Diagnosis And Treatment of Wernicke--Korsakoff Syndrome

  • Agustiawan Agustiawan Faculty of Medicine, Helvetia Health Institute, Medan
  • Feby Purnama Department of Neurology, Edelweiss Hospital, Bandung
Keywords: Alcohol, Encephalopathy, Thiamin, Wernicke-Korsakoff Syndrome


Wernicke-Korsakoff syndrome is a common complication of thiamine (vitamin B1) deficiency. The prevalence of Wernicke-Korsakoff syndrome (WKS) worldwide is 0-2%, especially in the homeless, elderly, and psychiatric patients. Individuals with malnutrition due to any cause are at risk for developing WKS. The most common social factor associated with WKS is chronic alcohol abuse. Ethanol has been shown to interfere with thiamine absorption in the gastrointestinal tract. The syndrome is classically described as a clinical triad consisting of altered mental status (confusion or dementia), nystagmus (or ophthalmoplegia), and ataxia. The diagnosis of WKS is based on the history and clinical findings supplemented by laboratory and radiological examinations. Treatment of thiamine deficiency in patients suspected of having Wernicke’s is intravenous injection of thiamine 500 mg infused over 30 minutes. The drug is given three times daily for two days. Thereafter, transition to 250 mg either intravenously or intramuscularly once daily for 5 days.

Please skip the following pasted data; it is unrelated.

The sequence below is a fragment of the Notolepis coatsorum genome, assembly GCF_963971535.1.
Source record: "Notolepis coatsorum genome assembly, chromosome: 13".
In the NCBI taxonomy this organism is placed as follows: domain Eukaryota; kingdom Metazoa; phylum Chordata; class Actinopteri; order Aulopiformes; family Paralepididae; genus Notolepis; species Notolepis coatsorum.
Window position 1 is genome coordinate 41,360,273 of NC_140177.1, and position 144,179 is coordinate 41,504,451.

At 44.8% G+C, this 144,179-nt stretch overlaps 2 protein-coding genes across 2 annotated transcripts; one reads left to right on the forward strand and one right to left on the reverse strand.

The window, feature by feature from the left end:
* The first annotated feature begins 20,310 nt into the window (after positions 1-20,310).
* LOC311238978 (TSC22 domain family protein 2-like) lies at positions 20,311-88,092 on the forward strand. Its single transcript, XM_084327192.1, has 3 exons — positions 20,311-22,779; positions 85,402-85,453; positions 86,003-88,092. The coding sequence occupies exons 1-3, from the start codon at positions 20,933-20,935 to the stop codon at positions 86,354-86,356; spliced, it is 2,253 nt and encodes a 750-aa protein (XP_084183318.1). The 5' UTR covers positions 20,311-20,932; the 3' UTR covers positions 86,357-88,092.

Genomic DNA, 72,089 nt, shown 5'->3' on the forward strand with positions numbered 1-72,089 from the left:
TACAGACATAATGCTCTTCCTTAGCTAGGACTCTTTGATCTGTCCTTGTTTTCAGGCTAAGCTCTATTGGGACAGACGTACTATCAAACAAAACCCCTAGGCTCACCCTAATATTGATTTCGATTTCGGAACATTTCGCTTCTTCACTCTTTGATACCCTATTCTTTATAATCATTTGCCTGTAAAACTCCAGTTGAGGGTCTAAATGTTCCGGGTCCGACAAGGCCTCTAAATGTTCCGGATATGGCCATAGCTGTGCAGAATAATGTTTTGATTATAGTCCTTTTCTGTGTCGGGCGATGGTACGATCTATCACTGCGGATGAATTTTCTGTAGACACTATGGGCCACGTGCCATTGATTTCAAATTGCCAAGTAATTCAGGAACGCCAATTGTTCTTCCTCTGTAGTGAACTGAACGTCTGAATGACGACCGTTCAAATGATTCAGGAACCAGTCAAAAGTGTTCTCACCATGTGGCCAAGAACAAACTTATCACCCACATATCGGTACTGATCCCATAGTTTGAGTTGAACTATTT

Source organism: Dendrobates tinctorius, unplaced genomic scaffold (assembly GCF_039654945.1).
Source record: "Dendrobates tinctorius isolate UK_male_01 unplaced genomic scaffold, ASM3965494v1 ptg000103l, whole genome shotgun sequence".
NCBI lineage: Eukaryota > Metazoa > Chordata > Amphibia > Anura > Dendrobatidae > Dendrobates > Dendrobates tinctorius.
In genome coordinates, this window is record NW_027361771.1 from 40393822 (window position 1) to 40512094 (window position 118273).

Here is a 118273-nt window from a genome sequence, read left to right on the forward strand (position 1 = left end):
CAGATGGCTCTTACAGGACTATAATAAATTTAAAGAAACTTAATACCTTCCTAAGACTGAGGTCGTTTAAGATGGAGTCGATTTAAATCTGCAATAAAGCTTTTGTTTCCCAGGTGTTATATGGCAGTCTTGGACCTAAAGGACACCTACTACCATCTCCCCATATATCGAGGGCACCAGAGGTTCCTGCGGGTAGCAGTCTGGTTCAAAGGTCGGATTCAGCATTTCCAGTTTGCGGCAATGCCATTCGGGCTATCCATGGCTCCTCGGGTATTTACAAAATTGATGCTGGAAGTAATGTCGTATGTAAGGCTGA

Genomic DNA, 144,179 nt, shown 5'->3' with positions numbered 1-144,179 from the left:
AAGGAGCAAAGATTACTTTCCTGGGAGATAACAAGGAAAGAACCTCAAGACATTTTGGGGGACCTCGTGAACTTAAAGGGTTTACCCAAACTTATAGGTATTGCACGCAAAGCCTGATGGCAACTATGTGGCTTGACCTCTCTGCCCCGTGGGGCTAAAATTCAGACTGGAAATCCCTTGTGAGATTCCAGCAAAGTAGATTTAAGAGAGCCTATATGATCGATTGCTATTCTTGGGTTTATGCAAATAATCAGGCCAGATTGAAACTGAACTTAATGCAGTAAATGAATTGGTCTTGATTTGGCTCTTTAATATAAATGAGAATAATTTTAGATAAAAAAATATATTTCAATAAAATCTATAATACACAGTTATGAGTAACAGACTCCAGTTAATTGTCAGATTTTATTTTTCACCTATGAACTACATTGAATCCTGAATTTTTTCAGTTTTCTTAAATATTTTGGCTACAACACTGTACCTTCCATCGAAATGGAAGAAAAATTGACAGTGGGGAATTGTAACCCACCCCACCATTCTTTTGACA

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How to Cite
Agustiawan, A., & Purnama, F. (2024). Diagnosis And Treatment of Wernicke--Korsakoff Syndrome. Journal Of The Indonesian Medical Association, 74(3), 154 - 160. https://doi.org/10.47830/jinma-vol.74.3-2024-1321
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